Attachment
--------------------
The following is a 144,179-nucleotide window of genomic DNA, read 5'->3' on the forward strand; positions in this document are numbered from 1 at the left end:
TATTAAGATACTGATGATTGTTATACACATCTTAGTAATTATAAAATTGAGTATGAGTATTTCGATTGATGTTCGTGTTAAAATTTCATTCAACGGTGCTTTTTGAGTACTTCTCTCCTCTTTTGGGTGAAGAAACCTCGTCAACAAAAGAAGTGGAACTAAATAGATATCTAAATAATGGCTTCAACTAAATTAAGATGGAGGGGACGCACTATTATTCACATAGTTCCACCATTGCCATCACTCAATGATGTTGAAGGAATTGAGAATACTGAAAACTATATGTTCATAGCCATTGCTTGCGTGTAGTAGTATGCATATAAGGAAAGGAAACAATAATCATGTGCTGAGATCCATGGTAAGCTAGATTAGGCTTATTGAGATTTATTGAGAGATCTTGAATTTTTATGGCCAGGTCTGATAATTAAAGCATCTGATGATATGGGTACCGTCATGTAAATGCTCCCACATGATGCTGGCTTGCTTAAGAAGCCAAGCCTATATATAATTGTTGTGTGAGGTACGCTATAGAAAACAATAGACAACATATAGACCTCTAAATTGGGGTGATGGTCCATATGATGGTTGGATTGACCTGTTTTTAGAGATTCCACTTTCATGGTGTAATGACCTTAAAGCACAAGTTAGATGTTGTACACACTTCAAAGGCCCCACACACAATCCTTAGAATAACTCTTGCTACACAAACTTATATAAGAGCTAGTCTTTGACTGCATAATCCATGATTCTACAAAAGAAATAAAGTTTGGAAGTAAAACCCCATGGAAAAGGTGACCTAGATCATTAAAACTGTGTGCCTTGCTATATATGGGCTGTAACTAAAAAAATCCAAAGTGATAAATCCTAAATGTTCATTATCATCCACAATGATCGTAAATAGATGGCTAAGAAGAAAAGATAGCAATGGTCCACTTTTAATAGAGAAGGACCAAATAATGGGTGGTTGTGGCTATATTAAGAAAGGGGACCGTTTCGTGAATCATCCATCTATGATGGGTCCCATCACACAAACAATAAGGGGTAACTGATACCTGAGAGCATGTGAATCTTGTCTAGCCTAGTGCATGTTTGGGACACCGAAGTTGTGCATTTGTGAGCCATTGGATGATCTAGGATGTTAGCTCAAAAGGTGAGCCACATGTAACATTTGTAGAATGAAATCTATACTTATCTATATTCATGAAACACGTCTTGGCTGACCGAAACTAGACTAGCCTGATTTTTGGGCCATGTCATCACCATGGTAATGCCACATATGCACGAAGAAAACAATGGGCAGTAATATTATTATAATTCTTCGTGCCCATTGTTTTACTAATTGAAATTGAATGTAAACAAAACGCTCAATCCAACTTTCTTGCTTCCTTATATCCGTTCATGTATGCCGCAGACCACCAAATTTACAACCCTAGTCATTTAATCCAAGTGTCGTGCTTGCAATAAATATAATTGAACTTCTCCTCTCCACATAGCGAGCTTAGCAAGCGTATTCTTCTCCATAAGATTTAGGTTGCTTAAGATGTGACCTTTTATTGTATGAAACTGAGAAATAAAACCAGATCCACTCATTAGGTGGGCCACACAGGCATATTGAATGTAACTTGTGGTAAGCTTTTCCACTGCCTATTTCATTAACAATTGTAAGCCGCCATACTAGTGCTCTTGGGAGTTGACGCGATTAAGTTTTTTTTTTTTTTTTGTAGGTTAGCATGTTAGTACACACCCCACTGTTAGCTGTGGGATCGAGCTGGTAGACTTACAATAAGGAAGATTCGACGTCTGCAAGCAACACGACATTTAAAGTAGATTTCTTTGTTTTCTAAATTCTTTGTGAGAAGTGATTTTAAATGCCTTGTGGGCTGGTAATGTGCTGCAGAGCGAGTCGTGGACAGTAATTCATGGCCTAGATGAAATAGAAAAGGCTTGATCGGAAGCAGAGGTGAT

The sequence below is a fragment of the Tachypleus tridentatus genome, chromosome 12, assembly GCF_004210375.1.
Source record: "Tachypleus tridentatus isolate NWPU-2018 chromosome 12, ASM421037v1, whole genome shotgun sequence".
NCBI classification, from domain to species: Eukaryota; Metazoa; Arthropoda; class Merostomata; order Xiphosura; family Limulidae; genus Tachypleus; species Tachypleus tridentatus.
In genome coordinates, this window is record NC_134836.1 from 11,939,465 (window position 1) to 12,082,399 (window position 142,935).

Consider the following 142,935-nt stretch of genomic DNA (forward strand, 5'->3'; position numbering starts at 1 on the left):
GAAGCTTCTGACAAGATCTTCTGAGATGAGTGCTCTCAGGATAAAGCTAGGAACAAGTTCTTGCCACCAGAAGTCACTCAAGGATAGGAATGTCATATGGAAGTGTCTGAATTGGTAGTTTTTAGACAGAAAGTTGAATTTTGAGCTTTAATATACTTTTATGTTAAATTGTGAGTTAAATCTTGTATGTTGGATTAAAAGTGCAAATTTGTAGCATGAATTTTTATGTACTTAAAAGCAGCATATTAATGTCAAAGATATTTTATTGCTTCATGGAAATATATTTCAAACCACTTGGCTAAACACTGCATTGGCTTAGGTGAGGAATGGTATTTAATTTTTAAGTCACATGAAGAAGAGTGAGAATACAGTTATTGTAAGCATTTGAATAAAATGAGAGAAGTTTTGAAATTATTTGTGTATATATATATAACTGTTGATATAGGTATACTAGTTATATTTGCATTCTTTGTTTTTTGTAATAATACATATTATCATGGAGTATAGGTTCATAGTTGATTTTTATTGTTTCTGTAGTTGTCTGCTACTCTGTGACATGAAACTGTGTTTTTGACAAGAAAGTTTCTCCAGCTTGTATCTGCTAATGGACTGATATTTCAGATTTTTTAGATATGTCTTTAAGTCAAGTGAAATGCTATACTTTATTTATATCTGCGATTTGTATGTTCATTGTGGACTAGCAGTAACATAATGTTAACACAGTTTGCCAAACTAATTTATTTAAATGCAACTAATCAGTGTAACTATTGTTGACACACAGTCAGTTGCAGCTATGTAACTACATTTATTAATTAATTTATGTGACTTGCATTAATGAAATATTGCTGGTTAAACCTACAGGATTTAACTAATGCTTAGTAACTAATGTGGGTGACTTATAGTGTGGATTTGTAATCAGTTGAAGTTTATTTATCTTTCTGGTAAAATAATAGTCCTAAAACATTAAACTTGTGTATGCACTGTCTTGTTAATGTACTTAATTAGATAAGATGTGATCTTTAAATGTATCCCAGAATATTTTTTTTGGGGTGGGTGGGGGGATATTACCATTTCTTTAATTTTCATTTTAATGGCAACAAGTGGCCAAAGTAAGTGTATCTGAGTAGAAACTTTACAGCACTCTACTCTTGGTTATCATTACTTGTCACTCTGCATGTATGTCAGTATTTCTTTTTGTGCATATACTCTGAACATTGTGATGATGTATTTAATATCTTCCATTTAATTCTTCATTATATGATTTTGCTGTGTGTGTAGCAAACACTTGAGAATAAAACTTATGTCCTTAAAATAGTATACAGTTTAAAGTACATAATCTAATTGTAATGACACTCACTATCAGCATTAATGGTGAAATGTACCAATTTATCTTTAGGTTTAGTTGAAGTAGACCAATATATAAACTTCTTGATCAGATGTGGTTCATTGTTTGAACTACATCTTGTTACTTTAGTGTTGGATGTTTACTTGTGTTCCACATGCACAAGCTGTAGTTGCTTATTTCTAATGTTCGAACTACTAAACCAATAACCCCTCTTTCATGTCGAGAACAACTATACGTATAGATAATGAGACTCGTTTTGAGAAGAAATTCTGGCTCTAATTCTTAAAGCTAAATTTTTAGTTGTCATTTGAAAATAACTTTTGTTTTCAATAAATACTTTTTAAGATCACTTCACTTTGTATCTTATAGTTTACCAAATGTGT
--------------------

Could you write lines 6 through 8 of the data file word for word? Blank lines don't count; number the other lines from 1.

In genome coordinates, this window is record NC_134836.1 from 11,939,465 (window position 1) to 12,082,399 (window position 142,935).

Consider the following 142,935-nt stretch of genomic DNA (forward strand, 5'->3'; position numbering starts at 1 on the left):
GAAGCTTCTGACAAGATCTTCTGAGATGAGTGCTCTCAGGATAAAGCTAGGAACAAGTTCTTGCCACCAGAAGTCACTCAAGGATAGGAATGTCATATGGAAGTGTCTGAATTGGTAGTTTTTAGACAGAAAGTTGAATTTTGAGCTTTAATATACTTTTATGTTAAATTGTGAGTTAAATCTTGTATGTTGGATTAAAAGTGCAAATTTGTAGCATGAATTTTTATGTACTTAAAAGCAGCATATTAATGTCAAAGATATTTTATTGCTTCATGGAAATATATTTCAAACCACTTGGCTAAACACTGCATTGGCTTAGGTGAGGAATGGTATTTAATTTTTAAGTCACATGAAGAAGAGTGAGAATACAGTTATTGTAAGCATTTGAATAAAATGAGAGAAGTTTTGAAATTATTTGTGTATATATATATAACTGTTGATATAGGTATACTAGTTATATTTGCATTCTTTGTTTTTTGTAATAATACATATTATCATGGAGTATAGGTTCATAGTTGATTTTTATTGTTTCTGTAGTTGTCTGCTACTCTGTGACATGAAACTGTGTTTTTGACAAGAAAGTTTCTCCAGCTTGTATCTGCTAATGGACTGATATTTCAGATTTTTTAGATATGTCTTTAAGTCAAGTGAAATGCTATACTTTATTTATATCTGCGATTTGTATGTTCATTGTGGACTAGCAGTAACATAATGTTAACACAGTTTGCCAAACTAATTTATTTAAATGCAACTAATCAGTGTAACTATTGTTGACACACAGTCAGTTGCAGCTATGTAACTACATTTATTAATTAATTTATGTGACTTGCATTAATGAAATATTGCTGGTTAAACCTACAGGATTTAACTAATGCTTAGTAACTAATGTGGGTGACTTATAGTGTGGATTTGTAATCAGTTGAAGTTTATTTATCTTTCTGGTAAAATAATAGTCCTAAAACATTAAACTTGTGTATGCACTGTCTTGTTAATGTACTTAATTAGATAAGATGTGATCTTTAAATGTATCCCAGAATATTTTTTTTGGGGTGGGTGGGGGGATATTACCATTTCTTTAATTTTCATTTTAATGGCAACAAGTGGCCAAAGTAAGTGTATCTGAGTAGAAACTTTACAGCACTCTACTCTTGGTTATCATTACTTGTCACTCTGCATGTATGTCAGTATTTCTTTTTGTGCATATACTCTGAACATTGTGATGATGTATTTAATATCTTCCATTTAATTCTTCATTATATGATTTTGCTGTGTGTGTAGCAAACACTTGAGAATAAAACTTATGTCCTTAAAATAGTATACAGTTTAAAGTACATAATCTAATTGTAATGACACTCACTATCAGCATTAATGGTGAAATGTACCAATTTATCTTTAGGTTTAGTTGAAGTAGACCAATATATAAACTTCTTGATCAGATGTGGTTCATTGTTTGAACTACATCTTGTTACTTTAGTGTTGGATGTTTACTTGTGTTCCACATGCACAAGCTGTAGTTGCTTATTTCTAATGTTCGAACTACTAAACCAATAACCCCTCTTTCATGTCGAGAACAACTATACGTATAGATAATGAGACTCGTTTTGAGAAGAAATTCTGGCTCTAATTCTTAAAGCTAAATTTTTAGTTGTCATTTGAAAATAACTTTTGTTTTCAATAAATACTTTTTAAGATCACTTCACTTTGTATCTTATAGTTTACCAAATGTGT